Hong Kong police arrested an organizer of an annual nightly vigil in memory of the deadly crackdown on Tiananmen Square and warned the public not to attend the banned event on Friday, as authorities silenced the latest pro-democracy voices in China.
In recent years, tens of thousands of people have gathered in Hong Kong’s Victoria Park to remember the people who died when the Chinese military put down student-led pro-democracy protests on June 4, 1989, killing hundreds of them. if not thousands.
The ruling Chinese Communist Party has never allowed public events to commemorate the military attack on protesters and citizens, and security around Beijing Square was heightened on Friday morning, with officers checking pedestrians and buses for identification. with Chinese tourists like any other day.
Authorities have slowed down all discussion of the incidents on the mainland, where the few remaining activists and victims’ advocates are under increasing police surveillance and are taken on involuntary “vacations” as the anniversary approaches. Responding to a question about the crackdown, Foreign Ministry spokesman Wang Wenbin reiterated Thursday that China’s position is that its response to the 1989 “political turmoil” had been correct.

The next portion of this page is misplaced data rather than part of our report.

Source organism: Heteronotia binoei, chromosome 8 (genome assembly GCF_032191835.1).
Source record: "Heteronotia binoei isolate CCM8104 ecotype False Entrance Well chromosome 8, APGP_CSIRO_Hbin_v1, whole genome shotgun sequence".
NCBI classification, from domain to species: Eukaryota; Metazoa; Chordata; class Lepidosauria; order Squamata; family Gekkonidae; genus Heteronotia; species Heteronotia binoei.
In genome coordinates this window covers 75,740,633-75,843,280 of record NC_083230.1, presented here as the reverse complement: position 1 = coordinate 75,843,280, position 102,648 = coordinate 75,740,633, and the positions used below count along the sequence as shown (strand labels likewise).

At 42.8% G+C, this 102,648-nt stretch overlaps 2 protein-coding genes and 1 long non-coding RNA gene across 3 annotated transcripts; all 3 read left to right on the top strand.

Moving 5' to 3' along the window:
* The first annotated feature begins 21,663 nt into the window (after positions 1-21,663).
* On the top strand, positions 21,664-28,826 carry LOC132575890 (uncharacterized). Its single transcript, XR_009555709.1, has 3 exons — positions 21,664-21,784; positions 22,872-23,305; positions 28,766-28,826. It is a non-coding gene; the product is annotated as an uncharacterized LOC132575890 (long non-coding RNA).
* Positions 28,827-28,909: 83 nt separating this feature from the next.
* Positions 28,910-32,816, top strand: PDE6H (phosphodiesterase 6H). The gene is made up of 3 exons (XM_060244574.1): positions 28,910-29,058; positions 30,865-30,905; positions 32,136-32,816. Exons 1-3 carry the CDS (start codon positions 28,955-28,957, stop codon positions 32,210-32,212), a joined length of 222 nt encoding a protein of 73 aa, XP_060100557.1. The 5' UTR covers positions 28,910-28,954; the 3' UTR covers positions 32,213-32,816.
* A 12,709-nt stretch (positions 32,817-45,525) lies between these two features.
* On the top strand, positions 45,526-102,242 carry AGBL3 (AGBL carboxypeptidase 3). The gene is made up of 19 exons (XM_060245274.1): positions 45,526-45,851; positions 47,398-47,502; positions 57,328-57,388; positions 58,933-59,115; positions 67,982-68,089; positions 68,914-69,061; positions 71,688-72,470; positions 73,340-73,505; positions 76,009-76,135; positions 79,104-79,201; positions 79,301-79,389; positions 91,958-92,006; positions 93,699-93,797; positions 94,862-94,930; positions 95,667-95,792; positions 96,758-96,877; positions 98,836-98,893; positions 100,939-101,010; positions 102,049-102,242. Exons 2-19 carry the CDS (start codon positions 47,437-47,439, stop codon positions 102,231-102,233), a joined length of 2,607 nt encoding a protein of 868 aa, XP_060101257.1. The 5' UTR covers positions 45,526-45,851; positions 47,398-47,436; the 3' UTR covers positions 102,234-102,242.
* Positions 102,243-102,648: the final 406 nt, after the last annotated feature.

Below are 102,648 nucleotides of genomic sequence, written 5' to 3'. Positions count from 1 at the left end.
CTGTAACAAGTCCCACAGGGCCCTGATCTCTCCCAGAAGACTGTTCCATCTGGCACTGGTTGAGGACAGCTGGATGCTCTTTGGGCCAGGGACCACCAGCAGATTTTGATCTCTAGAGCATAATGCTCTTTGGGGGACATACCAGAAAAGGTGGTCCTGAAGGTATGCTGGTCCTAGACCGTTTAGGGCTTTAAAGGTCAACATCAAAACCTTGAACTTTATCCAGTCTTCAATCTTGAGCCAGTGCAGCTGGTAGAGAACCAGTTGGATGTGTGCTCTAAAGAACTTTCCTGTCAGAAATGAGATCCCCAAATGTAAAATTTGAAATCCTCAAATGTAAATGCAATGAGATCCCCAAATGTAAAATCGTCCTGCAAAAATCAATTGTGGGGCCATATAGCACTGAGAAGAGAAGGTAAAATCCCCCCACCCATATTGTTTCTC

Efforts to suppress public memory of the Tiananmen incidents have recently focused on Hong Kong, where the June 4 Museum was closed this week and police again warned residents on Friday not to attend the vigil.
The act has been banned for the second year in a row due to restrictions due to the coronavirus pandemic, although the city has had no cases of premises for more than six weeks. But this coincides with more racial initiatives to curb dissent in the city, including a new security law, electoral changes and the arrest of many activists who participated in the pro-democracy demonstrations that paralyzed the semi-autonomous territory in 2019.
Commissioner Law Kwok-hoi told reporters that officers detained a 36-year-old Hong Kong Alliance woman and a 20-year-old food delivery man for announcing and publicizing an unauthorized gathering on their social media accounts even after their prohibition.
Chow Hang Tung, vice president of the group, was arrested on Friday morning, explained the Alliance, which organizes the vigil and manages the museum closed this week.
Melissa Galbraith is the World News reporter for Globe Live Media. She covers all the major events happening around the World. From Europe to Americas, from Asia to Antarctica, Melissa covers it all. Never miss another Major World Event by bookmarking her author page right here.